Combine the final-size and the invasion rate methods to obtain estimates of \(R_0\) and \(N\) using the data from each of the communities of Niamey, assuming that the infectious period is approximately two weeks.

We now move on to a much more general but considerably more complicated technique for estimating \(R_0\). The method of *least squares* gives us a way to quantify the discrepancy between the data and a model’s predictions. We can then search over all possible values of a model’s parameters to find the parameters that minimize this discrepancy.

We’ll illustrate this method using the Niamey data. Since this is a single outbreak, and the number of births and deaths into the population over the course of the outbreak is small relative to the size of the population, we can treat this outbreak as if it were occurring in a closed population.

Thus far, we have only considered deterministic models. In the next lesson, we will begin to think about more realistic models that begin to take into account some aspects of the stochastic nature of real epidemics. For now, under the assumption that the epidemic is deterministic, parameter estimation is a matter of finding the model trajectory that gives the best fit to the data. The first thing we need is a `pomp`

object encoding the model and the data.

```
pomp(
data=subset(niamey,community=="A",select=-community),
times="biweek",t0=0,
skeleton=vectorfield(
Csnippet("
DS = -Beta*S*I/N;
DI = Beta*S*I/N-gamma*I;
DR = gamma*I;")),
initializer=Csnippet("
S = S_0;
I = I_0;
R = N-S_0-I_0;"),
statenames=c("S","I","R"),
paramnames=c("Beta","gamma","N","S_0","I_0")) -> niameyA
```

Now we set up a function that will calculate the sum of the squared errors (SSE), or discrepancies between the data and the model predictions.

```
sse <- function (params) {
x <- trajectory(niameyA,params=params)
discrep <- x["I",,]-obs(niameyA)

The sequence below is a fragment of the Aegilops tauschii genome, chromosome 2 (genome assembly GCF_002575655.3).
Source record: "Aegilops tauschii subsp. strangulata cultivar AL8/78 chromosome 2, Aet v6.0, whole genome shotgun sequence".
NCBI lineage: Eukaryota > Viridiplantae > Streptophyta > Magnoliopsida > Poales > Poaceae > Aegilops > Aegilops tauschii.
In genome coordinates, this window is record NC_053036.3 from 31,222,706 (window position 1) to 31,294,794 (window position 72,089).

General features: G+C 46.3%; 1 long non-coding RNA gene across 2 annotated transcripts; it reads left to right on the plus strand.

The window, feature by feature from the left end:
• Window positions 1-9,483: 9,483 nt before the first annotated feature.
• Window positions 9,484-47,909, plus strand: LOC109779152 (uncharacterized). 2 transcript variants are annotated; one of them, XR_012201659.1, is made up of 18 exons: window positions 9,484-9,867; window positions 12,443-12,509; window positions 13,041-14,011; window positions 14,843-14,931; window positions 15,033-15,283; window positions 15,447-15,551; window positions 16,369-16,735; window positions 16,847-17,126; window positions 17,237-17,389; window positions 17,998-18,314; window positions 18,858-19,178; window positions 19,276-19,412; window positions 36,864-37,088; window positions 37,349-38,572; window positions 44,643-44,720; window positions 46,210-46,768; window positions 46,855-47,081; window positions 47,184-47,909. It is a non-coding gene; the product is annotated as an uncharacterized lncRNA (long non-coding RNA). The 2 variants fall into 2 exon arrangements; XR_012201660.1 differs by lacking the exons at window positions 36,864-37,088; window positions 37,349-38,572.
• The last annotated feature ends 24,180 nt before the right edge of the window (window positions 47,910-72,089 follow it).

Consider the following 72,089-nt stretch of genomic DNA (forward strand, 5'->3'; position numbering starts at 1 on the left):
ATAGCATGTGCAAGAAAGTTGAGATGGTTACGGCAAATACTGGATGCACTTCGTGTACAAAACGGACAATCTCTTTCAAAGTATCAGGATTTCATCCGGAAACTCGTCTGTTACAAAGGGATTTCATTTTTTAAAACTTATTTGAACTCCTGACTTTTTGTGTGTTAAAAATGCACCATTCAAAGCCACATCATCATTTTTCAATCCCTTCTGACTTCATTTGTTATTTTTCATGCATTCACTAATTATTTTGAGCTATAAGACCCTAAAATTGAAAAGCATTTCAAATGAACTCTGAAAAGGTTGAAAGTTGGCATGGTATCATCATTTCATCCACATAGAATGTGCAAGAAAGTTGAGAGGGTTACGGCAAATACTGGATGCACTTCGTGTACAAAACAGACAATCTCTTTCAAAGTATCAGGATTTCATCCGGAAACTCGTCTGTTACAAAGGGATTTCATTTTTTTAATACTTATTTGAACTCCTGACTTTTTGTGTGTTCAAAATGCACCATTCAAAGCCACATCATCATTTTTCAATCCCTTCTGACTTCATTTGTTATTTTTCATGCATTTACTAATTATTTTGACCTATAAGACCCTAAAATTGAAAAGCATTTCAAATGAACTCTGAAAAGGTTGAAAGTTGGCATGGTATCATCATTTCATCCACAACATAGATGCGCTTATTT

sum(discrep^2)
}
```

To get a sense of what this gives us, let’s vary some parameters and computing the SSE for community “A” of the Niamey data set. To begin with, we’ll assume we know that \(\gamma=1\) and that the initial numbers of susceptibles, infectives, and recovereds, \(S(0)\), \(I(0)\), \(R(0)\) are known to be 10000, 10, and 20000, respectively. We’ll write a little function that will plug a value of \(\beta\) into the parameter vector and compute the SSE.

```
f1 <- function (beta) {
params <- c(Beta=beta,gamma=1,N=50000,S_0=10000,I_0=10)
sse(params)
}
beta <- seq(from=30,to=40,by=0.5)
SSE <- sapply(beta,f1)
```

We take our estimate, \(\hat{\beta}\) to be the value of \(\beta\) that gives the smallest SSE,

`beta.hat <- beta[which.min(SSE)]`

and plot SSE vs. \(\beta\):

```
plot(beta,SSE,type='l')
abline(v=beta.hat,lty=2)
```

What does the SIR model predict at \(\beta=\hat{\beta}\)? We compute the model’s trajectory to find out:

```
coef(niameyA) <- c(Beta=beta.hat,gamma=1,N=50000,S_0=10000,I_0=10)
x <- trajectory(niameyA,as.data.frame=TRUE)
ggplot(data=join(as.data.frame(niameyA),x,by='time'),
mapping=aes(x=time))+
geom_line(aes(y=measles),color='black')+
geom_line(aes(y=I),color='red')
```

```
beta <- seq(from=0,to=40,by=0.5)
SSE <- sapply(beta,f1)
plot(beta,SSE,type='l')
beta.hat <- beta[which.min(SSE)]
abline(v=beta.hat,lty=2)
```

```
coef(niameyA,"Beta") <- beta.hat
x <- trajectory(niameyA,as.data.frame=TRUE)
dat <- join(as.data.frame(niameyA),x,by='time')
ggplot(dat,aes(x=time))+
geom_line(aes(y=measles),color='black')+
geom_line(aes(y=I),color='red')
```